sprinkler 88 248.
(photo credit: Ariel Jerozolimski)
In response to the Friends of the Earth Middle East (FoEME) report that maintained Israel lags behind other countries in water conservation efforts, the Water Authority on Monday gave The Jerusalem Post a detailed rebuttal, describing its projects aimed at saving water.
FoEME's report was released for World Water Day, which was observed on Sunday.
Following the same structure as the report, the Water Authority raised a number of points regarding education, water restrictions, water-saving construction, and pricing.
Some pilot projects which have been implemented in the past few years will be expanded in 2009 and other projects would continue, Water Authority spokesman Uri Schor wrote via e-mail, in his response to the Post's request for comment.
Schor said that a new TV and billboard campaign would start after Pessah that will include specific water-saving tips, he said.
Enforcement would be increased this year as the authority brings on more manpower in 2009. According to FoEME's report, as of November 2008, there were only 15 inspectors for the entire country.
Schor did not say how many more people were being hired.
Restrictions on gardening would be tightened, as would programs to install water saving devices in faucets in public buildings, he said.
Projects to recycle "grey water" - from dish washing, laundry and bathing - might be useful in other countries, but their effects here would be marginal, according to Schor, because Israel already reuses so much of its sewage water, which includes grey water.
Israel recycles 75% of its sewage water, leading the world by far. National Infrastructures Minister Binyamin Ben-Eliezer recently set a goal of 90% reclamation by 2013.
A new UN report put out for World Water Day and the World Water Forum's weeklong summit in Turkey recently praised Israel's efforts in this area.
Water-saving devices on faucets have not been widely accepted here, and a bill promoted by Society for the Protection of Nature in Israel (SPNI) to mandate them did not pass in the Knesset.
But Schor said efforts to introduce them proceed apace. Aside from public buildings and army bases, which have installed many of them, 1.5 million households in Israel would receive them this year as part of volunteer efforts by youth movements. Dual-flush toilets have also been introduced in many army bases.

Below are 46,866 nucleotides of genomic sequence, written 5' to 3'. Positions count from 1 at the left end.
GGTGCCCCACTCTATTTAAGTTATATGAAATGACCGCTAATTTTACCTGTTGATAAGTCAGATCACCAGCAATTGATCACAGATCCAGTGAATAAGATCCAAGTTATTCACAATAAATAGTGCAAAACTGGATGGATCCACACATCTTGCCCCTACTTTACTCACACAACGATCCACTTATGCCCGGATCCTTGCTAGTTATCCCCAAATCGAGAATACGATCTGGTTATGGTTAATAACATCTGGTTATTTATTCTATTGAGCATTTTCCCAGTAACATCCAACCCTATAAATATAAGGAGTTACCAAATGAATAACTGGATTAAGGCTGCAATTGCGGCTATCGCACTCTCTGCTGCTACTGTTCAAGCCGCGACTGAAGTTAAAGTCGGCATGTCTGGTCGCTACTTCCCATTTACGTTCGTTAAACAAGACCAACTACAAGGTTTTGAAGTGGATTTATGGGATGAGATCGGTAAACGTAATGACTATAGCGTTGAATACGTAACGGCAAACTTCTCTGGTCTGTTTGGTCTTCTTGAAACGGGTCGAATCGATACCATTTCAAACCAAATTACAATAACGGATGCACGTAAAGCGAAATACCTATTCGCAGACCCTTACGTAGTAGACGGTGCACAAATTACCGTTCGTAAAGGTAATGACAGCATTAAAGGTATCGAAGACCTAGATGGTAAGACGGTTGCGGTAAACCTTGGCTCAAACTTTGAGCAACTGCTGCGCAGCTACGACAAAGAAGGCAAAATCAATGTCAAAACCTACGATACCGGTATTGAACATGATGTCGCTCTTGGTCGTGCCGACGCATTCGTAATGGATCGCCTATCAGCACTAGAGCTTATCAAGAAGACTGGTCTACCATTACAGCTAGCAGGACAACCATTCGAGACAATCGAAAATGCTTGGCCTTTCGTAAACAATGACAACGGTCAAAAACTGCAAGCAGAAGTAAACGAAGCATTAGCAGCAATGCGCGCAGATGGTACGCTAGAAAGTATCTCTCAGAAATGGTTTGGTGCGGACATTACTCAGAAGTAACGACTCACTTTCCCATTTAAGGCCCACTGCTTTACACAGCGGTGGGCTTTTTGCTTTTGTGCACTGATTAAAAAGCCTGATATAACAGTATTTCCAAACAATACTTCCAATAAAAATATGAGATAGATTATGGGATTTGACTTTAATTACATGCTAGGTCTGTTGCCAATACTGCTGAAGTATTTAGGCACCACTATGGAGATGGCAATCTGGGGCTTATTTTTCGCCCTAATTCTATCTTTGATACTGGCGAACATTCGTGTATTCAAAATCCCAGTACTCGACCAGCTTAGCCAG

The Water Authority has also developed a "Blue Standard" to help the consumer understand which water saving devices really work.
Regarding education, the authority noted that there have been joint efforts with the Education Ministry and with the IDF to raise awareness about water conservation.
The authority has also worked out a deal with the HOT cable children's channel for joint programming.
Schor pointed out that tips for conserving water were available on the Water Authority's Web site (www.water.gov.il) and a special CD about water saving plants had been distributed to gardening professionals.
The FoEME report mentioned measures in other countries to force car washing businesses to install water recycling systems. According to Schor, Israel did this in 2001. In 2004, the Water Authority carried out over 150 inspections at car washes in over 60 communities to examine enforcement.
Regarding water-saving construction, the Water Authority has studied the issues involved in depth and will apply what it has learned in the future, according to Schor.
National Plan 34 has also divided the country into regions rated by sensitivity. In very sensitive areas, like those above aquifers, builders must submit their plans to the Water Authority for approval before proceeding.
A new pricing structure for water is currently in the public hearing phase. There are now two categories for use - under 30 cubic meters per year per person and above.
In the short term, the discount on water for gardening has been repealed and the price for household use has actually risen, the Authority said.
Finally, a project for conserving water in households via the local authorities was carried out in 2006 at a cost of NIS 40 million. Due to the success of the pilot project, it will continue this year, Schor wrote.